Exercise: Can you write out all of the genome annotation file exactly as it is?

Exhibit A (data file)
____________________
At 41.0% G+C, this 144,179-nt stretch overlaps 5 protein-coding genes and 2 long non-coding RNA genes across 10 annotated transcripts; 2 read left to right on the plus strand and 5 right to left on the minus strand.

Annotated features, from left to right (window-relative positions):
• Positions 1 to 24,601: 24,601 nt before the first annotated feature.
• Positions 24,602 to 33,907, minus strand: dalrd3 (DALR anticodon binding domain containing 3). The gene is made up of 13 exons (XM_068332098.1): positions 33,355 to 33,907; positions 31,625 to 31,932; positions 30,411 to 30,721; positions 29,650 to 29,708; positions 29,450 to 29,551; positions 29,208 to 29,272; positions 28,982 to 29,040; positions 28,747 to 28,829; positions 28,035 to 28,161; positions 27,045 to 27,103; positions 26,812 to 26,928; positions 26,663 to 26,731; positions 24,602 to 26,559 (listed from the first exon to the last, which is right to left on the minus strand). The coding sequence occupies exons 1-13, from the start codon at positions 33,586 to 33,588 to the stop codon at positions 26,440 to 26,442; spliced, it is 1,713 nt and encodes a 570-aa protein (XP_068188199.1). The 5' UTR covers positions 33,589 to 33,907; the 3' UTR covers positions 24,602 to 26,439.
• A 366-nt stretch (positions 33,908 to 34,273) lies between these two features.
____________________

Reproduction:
At 41.0% G+C, this 144,179-nt stretch overlaps 5 protein-coding genes and 2 long non-coding RNA genes across 10 annotated transcripts; 2 read left to right on the plus strand and 5 right to left on the minus strand.

Annotated features, from left to right (window-relative positions):
• Positions 1 to 24,601: 24,601 nt before the first annotated feature.
• Positions 24,602 to 33,907, minus strand: dalrd3 (DALR anticodon binding domain containing 3). The gene is made up of 13 exons (XM_068332098.1): positions 33,355 to 33,907; positions 31,625 to 31,932; positions 30,411 to 30,721; positions 29,650 to 29,708; positions 29,450 to 29,551; positions 29,208 to 29,272; positions 28,982 to 29,040; positions 28,747 to 28,829; positions 28,035 to 28,161; positions 27,045 to 27,103; positions 26,812 to 26,928; positions 26,663 to 26,731; positions 24,602 to 26,559 (listed from the first exon to the last, which is right to left on the minus strand). The coding sequence occupies exons 1-13, from the start codon at positions 33,586 to 33,588 to the stop codon at positions 26,440 to 26,442; spliced, it is 1,713 nt and encodes a 570-aa protein (XP_068188199.1). The 5' UTR covers positions 33,589 to 33,907; the 3' UTR covers positions 24,602 to 26,439.
• A 366-nt stretch (positions 33,908 to 34,273) lies between these two features.